A younger generation of leaders is at the forefront of a digital revolution in the NHS, says Polly Jones, and they can drive change without using old fashioned working groups and committees

Polly Jones

Polly Jones

This year, the free bottles of water on the King’s Fund stand at the NHS Confederation conference asked us if we had “the bottle to think differently”, to lead the NHS differently.

‘We don’t need to wait for permission or follow a structure to do something’

It’s time for a younger generation of leaders to make their mark. In fact, it’s already under way. And if we’re serious about harnessing new approaches to culture and care then it’s also time for every board in the NHS to have at least one executive director under 30. (Here I declare my interest: I am a member of “generation Y”).

Generation Y brings new attitudes, skill sets and values to the NHS workforce. We are already leading on the ground, with such initiatives as NHS Change Day, NHS Hack Day and many other ongoing social movements for quality improvement.

NHS dack day

NHS dack day

Among our defining characteristics as a generation is a bottom-up attitude. The digital technology in which we are native means we work in inclusive and instantaneous ways. We are hardwired to have everything at our fingertips instantly, arguably making us more responsive and passionate about instantaneous change. Committees and working groups are not intrinsic to our “just do it” spirit.

Breaking down barriers

Generation Y thinks differently. We have grown up with online networks without hierarchical boundaries. We don’t need to wait for permission or follow a structure to do something.

We want to start forming our own legacy in the NHS now; not to be handed something we won’t have time to change when the current leadership retires.

If you have an idea, good: put it online with enough excitement and energy and get enough followers, anything can happen on the ground.

A great example of this can be seen in NHS Change Day. In three months, we got around 190,000 people to pledge to make a quality improvement in the NHS. These have been followed up by peers who are making quality improvements throughout the NHS, and we are excited to see how they have made a difference without waiting for permission.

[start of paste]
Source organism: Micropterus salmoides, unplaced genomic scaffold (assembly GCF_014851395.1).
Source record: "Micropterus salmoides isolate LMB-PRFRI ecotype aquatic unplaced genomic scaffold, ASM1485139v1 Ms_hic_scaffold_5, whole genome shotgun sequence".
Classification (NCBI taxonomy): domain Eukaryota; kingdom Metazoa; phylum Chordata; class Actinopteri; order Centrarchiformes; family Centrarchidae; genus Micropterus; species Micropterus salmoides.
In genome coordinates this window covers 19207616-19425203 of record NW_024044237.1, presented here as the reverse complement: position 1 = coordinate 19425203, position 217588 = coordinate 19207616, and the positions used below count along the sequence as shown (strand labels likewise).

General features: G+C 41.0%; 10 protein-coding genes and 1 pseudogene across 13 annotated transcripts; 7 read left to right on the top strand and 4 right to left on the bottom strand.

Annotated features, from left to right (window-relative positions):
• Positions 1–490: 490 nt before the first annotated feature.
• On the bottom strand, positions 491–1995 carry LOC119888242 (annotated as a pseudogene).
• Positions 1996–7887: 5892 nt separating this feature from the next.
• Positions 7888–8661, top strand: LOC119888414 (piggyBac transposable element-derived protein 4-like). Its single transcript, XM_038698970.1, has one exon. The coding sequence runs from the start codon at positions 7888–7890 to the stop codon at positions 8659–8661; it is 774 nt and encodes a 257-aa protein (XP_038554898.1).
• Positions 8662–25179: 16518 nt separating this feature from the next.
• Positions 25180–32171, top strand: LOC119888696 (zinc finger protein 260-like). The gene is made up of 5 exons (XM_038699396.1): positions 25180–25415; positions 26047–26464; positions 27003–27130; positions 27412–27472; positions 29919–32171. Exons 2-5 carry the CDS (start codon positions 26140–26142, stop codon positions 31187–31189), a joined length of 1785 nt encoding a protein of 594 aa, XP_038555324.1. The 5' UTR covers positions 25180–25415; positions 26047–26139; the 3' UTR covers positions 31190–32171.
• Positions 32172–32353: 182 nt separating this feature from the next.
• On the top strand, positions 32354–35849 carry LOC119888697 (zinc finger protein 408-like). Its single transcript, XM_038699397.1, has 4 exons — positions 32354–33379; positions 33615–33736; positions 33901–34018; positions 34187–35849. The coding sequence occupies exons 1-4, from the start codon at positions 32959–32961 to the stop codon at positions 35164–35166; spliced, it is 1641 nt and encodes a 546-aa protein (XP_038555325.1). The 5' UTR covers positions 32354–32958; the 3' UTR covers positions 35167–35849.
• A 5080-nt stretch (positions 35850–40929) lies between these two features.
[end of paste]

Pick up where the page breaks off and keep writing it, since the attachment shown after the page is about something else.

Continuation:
Creating a legacy

With the growing number of women and men under 30 in the health service we should be given more opportunity to form our own legacy. Put us on the boards.

Why? Because the NHS focuses on oversight, but does not look at foresight with enough drive. There are many five year plans, but where is the 20 year plan? What are we doing to look at making things change today, now, this minute, to make healthcare fit for the long term?

‘We expect to manage our care differently in the future. We want to be more involved in shaping that now’

We are also patients − a growing group. In some urban hospitals the 25-35 age group is among the biggest growth demographics in accident and emergency attendances. To know why this is happening it’s important to understand how this generation thinks and acts differently.

We also expect to manage our care differently in the future. We want to be more involved in shaping that now.

What difference can a generation Y leadership cohort make to the NHS? More innovative ideas. Lots of enthusiasm. Recent knowledge of what’s happening on the ground. Fresh insights. The ability for the board to connect with a different group of patients and staff.

Long term vision

In future it would mean a lot of these generation Y board members returning to more junior roles in the NHS with an understanding of the impact they have in the larger system. They would feel the impact of their long term planning, which might focus minds wonderfully.

This will not just be a day job. It will be a commitment and a vocation. But it will be worth it to ensure that when we leave our legacy, we leave the NHS the way we want it to be when we need it.

So what if you are part of generation Y and want to start doing this now?

  • Get informed. It’s not difficult to be more informed than your board about what is going on in the wider NHS and your organisation. Scan social media, attend conferences, be pushy, ask questions, suggest answers. Read your board papers if you have time, or just scan agendas.
  • Spend time in as many roles as possible. Think outside the box on this. Can you go and volunteer at your hospital? Become a charity non-executive director? Do some weekend shifts as a healthcare assistant or porter in order to understand another point of view?
  • See something that works well outside the NHS. Can you find out who is doing it? How can you spend time learning from them?
  • Don’t fall into the trap of just talking: act now to make a difference.

Polly Jones is a regulatory performance manager at King’s College Hospital Foundation Trust